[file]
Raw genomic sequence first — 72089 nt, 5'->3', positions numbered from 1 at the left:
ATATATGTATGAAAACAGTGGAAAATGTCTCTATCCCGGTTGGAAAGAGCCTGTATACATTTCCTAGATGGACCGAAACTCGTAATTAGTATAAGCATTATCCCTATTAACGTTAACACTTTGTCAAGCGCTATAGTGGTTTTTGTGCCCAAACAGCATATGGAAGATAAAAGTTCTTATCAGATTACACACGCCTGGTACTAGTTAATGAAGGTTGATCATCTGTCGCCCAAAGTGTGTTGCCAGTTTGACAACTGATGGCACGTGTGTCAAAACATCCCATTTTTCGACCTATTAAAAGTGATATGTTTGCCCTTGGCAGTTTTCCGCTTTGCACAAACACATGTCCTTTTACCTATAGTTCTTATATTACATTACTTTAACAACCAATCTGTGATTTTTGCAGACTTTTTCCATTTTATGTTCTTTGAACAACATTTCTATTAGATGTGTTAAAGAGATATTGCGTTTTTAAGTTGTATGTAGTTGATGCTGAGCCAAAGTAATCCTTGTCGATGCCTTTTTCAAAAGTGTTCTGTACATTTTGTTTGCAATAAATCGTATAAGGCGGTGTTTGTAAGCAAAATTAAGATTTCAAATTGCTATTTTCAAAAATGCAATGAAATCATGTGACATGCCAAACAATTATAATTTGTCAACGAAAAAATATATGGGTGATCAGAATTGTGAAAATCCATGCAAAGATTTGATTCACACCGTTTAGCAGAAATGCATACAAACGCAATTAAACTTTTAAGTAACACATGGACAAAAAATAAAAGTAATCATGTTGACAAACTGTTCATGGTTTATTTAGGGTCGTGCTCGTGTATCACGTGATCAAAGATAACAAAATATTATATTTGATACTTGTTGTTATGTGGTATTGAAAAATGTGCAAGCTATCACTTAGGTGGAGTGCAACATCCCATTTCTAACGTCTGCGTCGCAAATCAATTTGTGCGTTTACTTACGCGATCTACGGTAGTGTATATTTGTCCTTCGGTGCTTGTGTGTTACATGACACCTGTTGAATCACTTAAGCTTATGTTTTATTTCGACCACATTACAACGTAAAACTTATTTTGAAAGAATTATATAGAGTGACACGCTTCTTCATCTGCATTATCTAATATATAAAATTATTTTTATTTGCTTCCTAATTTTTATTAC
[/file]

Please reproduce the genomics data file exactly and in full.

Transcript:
Raw genomic sequence first — 72089 nt, 5'->3', positions numbered from 1 at the left:
ATATATGTATGAAAACAGTGGAAAATGTCTCTATCCCGGTTGGAAAGAGCCTGTATACATTTCCTAGATGGACCGAAACTCGTAATTAGTATAAGCATTATCCCTATTAACGTTAACACTTTGTCAAGCGCTATAGTGGTTTTTGTGCCCAAACAGCATATGGAAGATAAAAGTTCTTATCAGATTACACACGCCTGGTACTAGTTAATGAAGGTTGATCATCTGTCGCCCAAAGTGTGTTGCCAGTTTGACAACTGATGGCACGTGTGTCAAAACATCCCATTTTTCGACCTATTAAAAGTGATATGTTTGCCCTTGGCAGTTTTCCGCTTTGCACAAACACATGTCCTTTTACCTATAGTTCTTATATTACATTACTTTAACAACCAATCTGTGATTTTTGCAGACTTTTTCCATTTTATGTTCTTTGAACAACATTTCTATTAGATGTGTTAAAGAGATATTGCGTTTTTAAGTTGTATGTAGTTGATGCTGAGCCAAAGTAATCCTTGTCGATGCCTTTTTCAAAAGTGTTCTGTACATTTTGTTTGCAATAAATCGTATAAGGCGGTGTTTGTAAGCAAAATTAAGATTTCAAATTGCTATTTTCAAAAATGCAATGAAATCATGTGACATGCCAAACAATTATAATTTGTCAACGAAAAAATATATGGGTGATCAGAATTGTGAAAATCCATGCAAAGATTTGATTCACACCGTTTAGCAGAAATGCATACAAACGCAATTAAACTTTTAAGTAACACATGGACAAAAAATAAAAGTAATCATGTTGACAAACTGTTCATGGTTTATTTAGGGTCGTGCTCGTGTATCACGTGATCAAAGATAACAAAATATTATATTTGATACTTGTTGTTATGTGGTATTGAAAAATGTGCAAGCTATCACTTAGGTGGAGTGCAACATCCCATTTCTAACGTCTGCGTCGCAAATCAATTTGTGCGTTTACTTACGCGATCTACGGTAGTGTATATTTGTCCTTCGGTGCTTGTGTGTTACATGACACCTGTTGAATCACTTAAGCTTATGTTTTATTTCGACCACATTACAACGTAAAACTTATTTTGAAAGAATTATATAGAGTGACACGCTTCTTCATCTGCATTATCTAATATATAAAATTATTTTTATTTGCTTCCTAATTTTTATTAC